First Aid (cont.)
How to Recognize an Emergency and What to Do
By definition, emergencies happen unexpectedly. They are not planned nor are
they welcomed. It is important to have a little preparation to know what to do
should a life threatening situation occur.
Calling 911: Most of the United States uses 911 as an emergency code,
but it's important that if you are using a cellphone that it is capable of
notifying the 911 dispatch center about your location. Most do, but some don't.
Some other emergency considerations are as follows:
- Injury victims: Most injury victims should not be moved unless they are in danger of
becoming more injured, for example from a burning car or submerged in a lake
or river. It is often best to keep the victim warm in the same position that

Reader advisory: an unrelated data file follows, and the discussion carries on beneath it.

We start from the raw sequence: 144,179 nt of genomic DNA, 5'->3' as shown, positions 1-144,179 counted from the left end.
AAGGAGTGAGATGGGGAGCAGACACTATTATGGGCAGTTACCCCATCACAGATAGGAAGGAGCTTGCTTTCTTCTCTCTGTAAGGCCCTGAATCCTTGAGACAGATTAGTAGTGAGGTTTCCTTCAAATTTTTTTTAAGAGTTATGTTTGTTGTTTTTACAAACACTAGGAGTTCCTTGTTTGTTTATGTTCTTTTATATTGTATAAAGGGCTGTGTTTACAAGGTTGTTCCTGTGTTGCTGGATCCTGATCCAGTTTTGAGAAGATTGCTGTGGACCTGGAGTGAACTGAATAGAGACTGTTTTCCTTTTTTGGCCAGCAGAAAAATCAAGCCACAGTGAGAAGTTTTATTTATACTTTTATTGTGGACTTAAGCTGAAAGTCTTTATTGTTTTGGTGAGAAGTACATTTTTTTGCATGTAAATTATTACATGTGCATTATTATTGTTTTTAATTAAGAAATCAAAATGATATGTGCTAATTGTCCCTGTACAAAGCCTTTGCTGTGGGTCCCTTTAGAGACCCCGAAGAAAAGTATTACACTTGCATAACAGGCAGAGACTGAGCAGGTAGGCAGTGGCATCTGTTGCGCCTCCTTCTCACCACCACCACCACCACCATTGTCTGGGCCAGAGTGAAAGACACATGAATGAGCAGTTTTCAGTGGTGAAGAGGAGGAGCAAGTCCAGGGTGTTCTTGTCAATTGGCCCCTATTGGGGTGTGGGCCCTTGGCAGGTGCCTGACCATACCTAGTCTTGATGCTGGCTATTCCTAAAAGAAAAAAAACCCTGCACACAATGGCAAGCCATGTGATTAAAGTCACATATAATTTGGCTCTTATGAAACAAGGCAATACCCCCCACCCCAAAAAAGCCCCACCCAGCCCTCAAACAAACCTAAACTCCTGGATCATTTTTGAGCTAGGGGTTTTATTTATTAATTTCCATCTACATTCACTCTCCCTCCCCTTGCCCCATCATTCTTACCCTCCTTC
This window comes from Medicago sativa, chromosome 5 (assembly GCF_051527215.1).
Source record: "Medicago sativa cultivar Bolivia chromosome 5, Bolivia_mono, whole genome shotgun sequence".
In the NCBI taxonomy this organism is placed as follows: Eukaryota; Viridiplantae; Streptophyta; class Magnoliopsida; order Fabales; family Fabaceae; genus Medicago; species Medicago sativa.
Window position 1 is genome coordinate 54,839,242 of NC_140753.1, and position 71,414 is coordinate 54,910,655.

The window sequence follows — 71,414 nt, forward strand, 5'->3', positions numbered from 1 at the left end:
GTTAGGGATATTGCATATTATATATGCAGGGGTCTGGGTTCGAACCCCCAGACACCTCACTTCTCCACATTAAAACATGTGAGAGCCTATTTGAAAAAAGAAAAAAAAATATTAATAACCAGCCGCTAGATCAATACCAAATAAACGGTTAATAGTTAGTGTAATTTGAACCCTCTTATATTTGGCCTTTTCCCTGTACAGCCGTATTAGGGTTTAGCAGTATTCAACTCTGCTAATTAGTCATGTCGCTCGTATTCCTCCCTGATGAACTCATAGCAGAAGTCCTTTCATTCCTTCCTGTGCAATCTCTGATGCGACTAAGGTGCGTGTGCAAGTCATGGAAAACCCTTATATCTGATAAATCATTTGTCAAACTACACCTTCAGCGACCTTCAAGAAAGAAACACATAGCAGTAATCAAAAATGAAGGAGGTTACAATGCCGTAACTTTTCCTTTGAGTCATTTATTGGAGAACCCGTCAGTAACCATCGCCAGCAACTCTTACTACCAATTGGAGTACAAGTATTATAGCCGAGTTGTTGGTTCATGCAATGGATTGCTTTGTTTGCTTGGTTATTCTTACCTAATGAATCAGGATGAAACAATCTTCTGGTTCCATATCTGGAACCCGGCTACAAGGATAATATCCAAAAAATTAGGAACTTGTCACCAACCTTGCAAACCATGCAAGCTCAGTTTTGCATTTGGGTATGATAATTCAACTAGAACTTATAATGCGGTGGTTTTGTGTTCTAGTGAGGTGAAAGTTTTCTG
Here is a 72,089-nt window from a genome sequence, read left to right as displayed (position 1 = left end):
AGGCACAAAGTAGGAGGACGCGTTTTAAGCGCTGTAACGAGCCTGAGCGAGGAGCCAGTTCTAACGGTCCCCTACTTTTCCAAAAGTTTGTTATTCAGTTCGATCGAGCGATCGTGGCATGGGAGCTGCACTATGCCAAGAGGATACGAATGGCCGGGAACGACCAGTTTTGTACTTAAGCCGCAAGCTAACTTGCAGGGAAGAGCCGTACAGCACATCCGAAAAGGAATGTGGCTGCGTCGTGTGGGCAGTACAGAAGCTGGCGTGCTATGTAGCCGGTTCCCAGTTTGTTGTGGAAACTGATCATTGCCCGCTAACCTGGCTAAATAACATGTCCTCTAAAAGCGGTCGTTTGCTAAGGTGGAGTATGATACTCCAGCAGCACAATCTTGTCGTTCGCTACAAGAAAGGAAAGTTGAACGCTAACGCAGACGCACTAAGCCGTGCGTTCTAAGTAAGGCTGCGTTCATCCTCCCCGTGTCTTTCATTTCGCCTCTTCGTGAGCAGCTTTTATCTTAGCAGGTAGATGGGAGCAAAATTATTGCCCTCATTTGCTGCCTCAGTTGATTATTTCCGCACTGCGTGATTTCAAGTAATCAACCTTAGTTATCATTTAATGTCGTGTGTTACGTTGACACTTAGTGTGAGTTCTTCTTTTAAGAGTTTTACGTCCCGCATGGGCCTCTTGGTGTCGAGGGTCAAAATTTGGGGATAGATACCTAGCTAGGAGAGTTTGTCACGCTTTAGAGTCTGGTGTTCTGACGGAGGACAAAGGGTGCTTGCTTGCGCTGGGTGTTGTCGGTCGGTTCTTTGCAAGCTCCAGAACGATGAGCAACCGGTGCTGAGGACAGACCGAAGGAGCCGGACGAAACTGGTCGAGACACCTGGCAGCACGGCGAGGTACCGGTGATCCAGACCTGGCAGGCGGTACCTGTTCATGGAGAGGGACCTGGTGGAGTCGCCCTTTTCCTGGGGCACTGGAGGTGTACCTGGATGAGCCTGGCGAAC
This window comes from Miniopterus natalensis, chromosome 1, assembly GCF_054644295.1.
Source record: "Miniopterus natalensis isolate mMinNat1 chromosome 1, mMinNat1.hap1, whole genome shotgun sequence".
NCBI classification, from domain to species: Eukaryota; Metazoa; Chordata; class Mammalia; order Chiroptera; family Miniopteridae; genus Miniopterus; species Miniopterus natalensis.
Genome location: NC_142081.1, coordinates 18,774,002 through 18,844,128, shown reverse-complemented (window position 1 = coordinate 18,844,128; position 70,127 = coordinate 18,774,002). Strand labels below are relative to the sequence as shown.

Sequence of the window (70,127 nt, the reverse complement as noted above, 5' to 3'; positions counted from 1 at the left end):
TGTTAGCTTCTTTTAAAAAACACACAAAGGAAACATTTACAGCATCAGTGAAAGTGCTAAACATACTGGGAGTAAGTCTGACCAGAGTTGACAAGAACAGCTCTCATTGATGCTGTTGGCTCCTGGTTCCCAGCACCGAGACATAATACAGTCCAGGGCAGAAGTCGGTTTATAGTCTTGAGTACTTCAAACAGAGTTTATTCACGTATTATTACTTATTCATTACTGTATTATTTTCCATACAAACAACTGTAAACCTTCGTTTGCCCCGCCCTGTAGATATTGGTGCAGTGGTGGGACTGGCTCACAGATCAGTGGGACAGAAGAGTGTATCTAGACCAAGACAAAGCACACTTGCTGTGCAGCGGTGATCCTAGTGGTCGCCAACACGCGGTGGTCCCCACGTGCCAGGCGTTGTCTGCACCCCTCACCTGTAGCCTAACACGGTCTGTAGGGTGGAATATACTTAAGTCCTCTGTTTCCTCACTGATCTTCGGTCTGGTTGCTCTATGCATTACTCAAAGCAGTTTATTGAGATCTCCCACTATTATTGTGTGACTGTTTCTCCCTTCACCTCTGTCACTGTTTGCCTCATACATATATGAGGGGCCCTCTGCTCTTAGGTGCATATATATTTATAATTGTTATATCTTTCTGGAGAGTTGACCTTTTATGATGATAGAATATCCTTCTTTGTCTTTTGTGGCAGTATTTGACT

they are found in case there is potential for a spinal cord injury. A fully
intact person can be paralyzed if they are moved inappropriately. Most
broken bones are painful and need emergent care.
- Overdose victims: Whether accidental or intentional, making the victim
vomit is no longer recommended. It is important to get medical advice
because even over-the-counter medications can be lethal if too much is
injested. Intentional overdoses should always be considered a medical emergency.
- Stroke and heart attack: These two medical emergencies are very time
sensitive because both involve important organs that have lost their blood
supply. Time is of the essence in these emergencies, and chest pain and stroke symptoms
are true emergencies.
- Passing out and unconsciousness: It is not normal to be
unconscious, and while there are many easy explanations, the situation may
be life-threatening. If a person passes out or is unconscious, seem medical
care immediately. Often, a young person will drink and/or ingest drugs and
will pass out. Friends of the victim are often afraid to seek medical care
for fear of "getting in trouble." Many young lives could be saved if friends
of a person passed out from drugs or alcohol had gotten the victim medical
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